Five years ago, intrepid skiers tired of Telluride could have earned bragging rights by taking on the ultimate thrillride: vacationing at this war-scarred ski resort near Sarajevo.
Just making the drive along the winding mountain road from Sarajevo to Jahorina, the 1984 Olympic ski mountain now part of Bosnia's postwar Serb Republic, was an adventure in itself.
Back then, the mountain was mostly deserted, attracting a small but bizarre mix of Bosnian Serb politicians, vacationing Belgraders and Montenegrins, NATO peacekeepers, and international aid workers living in Sarajevo. They would spend part of the half-hour drive from the capital gossiping about which ski-school owner was a war criminal.
The boxy communist-era hotels and the surly service from waitresses brandishing menus in Cyrillic hardly evoked a cozy, après-ski atmosphere. And a likeness of the old Olympic mascot, a cartoon wolf pup named Vucko, appeared on lift tickets sporting a red, white, and blue scarf that mimicked the Serbian flag.
The ambience was intimidating enough to keep my skier friends in Sarajevo away for years.
Today, however, Jahorina is the best place in Bosnia to ski. All-day lift tickets at the former site of several women's Olympic events cost about $16 (tickets at top US ski resorts, by contrast, cost as much as $75), and there are plenty of hotels, restaurants, and cafes. Lately, I've heard dozens of visitors rave about their first forays up there since the war.
Last week, I finally took my first snowboarding lesson. My instructor, Fedja, waved a gloved hand at the Bosnian cars in the parking lot: "Those cars aren't from Pale," he says, referring to the nearby ski town. "No one has any money there. Lots of folks from Sarajevo come here now, especially on weekends."
The shiny luxury cars parked there last week, with license plates from cities in Croatia, Serbia, Germany, and Austria, made Jahorina look like it was hosting a central European convention of the wealthy. The Olympic Center's ad campaign, begun three years ago, is evidently paying off. The resort, like Sarajevo, has come a long way.
One winter years ago, a Sarajevo editor told me that she would never set a ski on Jahorina again. "The Serbs are to blame for everything, and they got our best mountain," she said.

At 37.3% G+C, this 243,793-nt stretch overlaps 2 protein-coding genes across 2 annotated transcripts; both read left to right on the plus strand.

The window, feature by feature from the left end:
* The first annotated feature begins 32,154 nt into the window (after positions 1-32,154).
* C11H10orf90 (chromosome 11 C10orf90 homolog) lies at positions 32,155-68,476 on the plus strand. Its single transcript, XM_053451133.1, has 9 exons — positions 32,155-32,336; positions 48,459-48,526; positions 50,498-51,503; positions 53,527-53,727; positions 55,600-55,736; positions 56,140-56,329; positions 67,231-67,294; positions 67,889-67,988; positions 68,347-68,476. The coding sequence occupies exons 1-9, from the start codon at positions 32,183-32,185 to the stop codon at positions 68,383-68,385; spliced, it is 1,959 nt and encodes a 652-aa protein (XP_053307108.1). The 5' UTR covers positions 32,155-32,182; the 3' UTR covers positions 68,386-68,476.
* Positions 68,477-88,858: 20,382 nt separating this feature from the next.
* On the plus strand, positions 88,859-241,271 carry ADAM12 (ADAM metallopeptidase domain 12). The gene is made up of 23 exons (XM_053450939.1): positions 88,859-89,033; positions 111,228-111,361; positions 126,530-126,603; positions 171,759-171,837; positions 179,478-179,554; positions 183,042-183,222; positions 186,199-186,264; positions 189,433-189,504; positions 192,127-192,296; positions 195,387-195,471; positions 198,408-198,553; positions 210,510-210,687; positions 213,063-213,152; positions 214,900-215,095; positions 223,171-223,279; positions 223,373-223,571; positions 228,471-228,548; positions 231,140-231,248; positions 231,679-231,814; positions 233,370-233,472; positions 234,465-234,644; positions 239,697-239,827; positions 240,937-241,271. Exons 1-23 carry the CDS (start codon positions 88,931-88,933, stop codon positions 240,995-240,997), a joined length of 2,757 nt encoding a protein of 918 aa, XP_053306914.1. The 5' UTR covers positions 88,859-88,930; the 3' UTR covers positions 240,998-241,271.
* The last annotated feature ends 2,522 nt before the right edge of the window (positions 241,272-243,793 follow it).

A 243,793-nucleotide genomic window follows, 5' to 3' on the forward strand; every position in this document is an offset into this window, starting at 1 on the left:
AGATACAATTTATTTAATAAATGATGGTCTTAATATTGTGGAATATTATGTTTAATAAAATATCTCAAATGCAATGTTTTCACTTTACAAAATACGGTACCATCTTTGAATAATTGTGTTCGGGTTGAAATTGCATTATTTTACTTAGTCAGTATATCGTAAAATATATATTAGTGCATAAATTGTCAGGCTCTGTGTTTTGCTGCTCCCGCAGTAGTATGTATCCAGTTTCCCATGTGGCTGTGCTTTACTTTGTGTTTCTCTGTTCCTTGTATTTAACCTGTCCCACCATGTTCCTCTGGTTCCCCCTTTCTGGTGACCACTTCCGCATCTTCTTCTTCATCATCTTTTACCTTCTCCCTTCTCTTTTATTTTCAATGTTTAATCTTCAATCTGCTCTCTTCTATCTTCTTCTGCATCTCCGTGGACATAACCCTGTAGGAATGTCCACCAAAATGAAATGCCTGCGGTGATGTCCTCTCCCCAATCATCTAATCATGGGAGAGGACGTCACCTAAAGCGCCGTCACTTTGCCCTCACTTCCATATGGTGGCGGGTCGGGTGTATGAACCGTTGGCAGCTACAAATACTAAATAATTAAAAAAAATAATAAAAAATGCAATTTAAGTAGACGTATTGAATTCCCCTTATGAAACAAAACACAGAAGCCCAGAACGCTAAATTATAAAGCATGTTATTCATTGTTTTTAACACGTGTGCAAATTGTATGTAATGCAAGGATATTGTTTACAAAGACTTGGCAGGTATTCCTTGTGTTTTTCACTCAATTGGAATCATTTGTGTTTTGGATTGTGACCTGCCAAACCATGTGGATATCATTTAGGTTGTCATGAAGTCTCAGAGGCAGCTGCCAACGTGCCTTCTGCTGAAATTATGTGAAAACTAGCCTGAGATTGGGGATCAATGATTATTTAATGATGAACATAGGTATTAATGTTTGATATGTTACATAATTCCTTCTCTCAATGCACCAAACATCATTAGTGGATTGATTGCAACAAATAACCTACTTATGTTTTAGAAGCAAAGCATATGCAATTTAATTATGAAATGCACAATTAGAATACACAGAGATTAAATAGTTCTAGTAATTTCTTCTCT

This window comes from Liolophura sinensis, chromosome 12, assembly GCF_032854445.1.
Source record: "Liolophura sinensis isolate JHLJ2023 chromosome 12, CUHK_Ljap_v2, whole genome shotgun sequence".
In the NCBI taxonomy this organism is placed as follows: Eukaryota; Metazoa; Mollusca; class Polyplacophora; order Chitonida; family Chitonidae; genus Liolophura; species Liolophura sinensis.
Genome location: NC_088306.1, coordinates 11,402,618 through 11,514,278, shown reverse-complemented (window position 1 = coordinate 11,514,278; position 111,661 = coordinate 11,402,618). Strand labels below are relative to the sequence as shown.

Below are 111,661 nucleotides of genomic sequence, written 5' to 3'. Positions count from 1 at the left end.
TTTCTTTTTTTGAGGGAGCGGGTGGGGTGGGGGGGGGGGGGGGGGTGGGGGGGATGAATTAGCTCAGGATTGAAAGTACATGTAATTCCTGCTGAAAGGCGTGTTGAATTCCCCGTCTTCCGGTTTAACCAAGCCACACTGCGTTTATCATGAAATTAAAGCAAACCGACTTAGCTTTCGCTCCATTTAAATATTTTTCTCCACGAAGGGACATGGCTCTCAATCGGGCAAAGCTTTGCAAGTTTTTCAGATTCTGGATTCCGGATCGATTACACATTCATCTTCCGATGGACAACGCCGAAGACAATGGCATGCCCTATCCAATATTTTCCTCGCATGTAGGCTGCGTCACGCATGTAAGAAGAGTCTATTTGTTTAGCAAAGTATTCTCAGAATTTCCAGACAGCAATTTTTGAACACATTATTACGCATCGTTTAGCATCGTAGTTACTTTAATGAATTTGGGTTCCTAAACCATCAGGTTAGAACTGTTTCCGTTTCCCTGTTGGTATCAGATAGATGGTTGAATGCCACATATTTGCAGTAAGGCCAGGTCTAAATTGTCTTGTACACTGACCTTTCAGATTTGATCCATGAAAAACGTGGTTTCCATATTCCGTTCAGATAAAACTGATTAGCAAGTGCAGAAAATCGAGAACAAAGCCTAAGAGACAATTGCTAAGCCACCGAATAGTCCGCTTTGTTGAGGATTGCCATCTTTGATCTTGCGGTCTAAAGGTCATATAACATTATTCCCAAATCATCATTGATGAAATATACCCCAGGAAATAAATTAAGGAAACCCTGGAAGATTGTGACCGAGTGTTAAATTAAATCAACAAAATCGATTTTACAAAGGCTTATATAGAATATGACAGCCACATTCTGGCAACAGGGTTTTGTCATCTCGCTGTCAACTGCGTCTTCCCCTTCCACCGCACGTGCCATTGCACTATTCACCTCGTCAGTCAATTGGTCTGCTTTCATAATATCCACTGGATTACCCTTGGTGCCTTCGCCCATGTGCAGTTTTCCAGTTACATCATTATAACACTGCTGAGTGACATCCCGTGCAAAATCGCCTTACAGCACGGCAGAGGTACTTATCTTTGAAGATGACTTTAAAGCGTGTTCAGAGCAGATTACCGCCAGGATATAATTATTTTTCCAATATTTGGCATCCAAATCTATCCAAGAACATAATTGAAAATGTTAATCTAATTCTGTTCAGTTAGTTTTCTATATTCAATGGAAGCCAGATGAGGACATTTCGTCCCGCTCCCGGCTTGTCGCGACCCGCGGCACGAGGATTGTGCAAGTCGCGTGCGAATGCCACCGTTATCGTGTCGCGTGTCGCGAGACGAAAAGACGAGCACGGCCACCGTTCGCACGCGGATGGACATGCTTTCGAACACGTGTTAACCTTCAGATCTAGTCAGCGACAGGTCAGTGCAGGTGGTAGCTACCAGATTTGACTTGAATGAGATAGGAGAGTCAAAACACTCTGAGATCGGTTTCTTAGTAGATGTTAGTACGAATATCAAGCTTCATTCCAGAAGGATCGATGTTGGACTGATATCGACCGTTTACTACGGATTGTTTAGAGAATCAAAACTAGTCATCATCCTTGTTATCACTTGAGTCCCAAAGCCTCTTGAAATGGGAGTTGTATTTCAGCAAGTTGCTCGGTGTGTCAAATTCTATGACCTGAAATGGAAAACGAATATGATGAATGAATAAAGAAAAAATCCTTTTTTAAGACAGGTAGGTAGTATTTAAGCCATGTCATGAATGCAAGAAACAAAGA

Her sentiment was understandable. In 1992, Bosnian Serb leader Radovan Karadzic ensconced himself in Pale, and from there directed the three-and-a-half year siege of Sarajevo. Bosnian Serb Army bombs and sniper fire rained down on the city, killing some 10,500 people, including more than 1,000 children.
Jahorina actually fared better during the war than other nearby ski mountains. Bjelasnica is dotted with the ruins of hotels and other buildings. Nonetheless, because Bjelasnica ended up in Bosnia's postwar Muslim-Croat half, much of Sarajevo flocks there on weekends.
Indeed, some locals are uncomfortable with the remnants of Serbian aggression here and refuse to come. It's not uncommon to hear men proudly proclaim that they were part of the feared Serb Army. And I've seen revelers in clubs keep time to the throbbing music by flashing the three-fingered Serb salute.
Many others, however, no longer avoid Jahorina - the "Serb mountain" - the way they did five years ago. I spent a weekend evening grilling sausages at an apartment here that a friend had recently repossessed from some Serbs. "No way was I going to let them keep this place," he said.
Jahorina is doing its part to draw the crowds back. Now, when you look at your lift ticket, Vucko and his Serbian flag scarf are nowhere to be seen.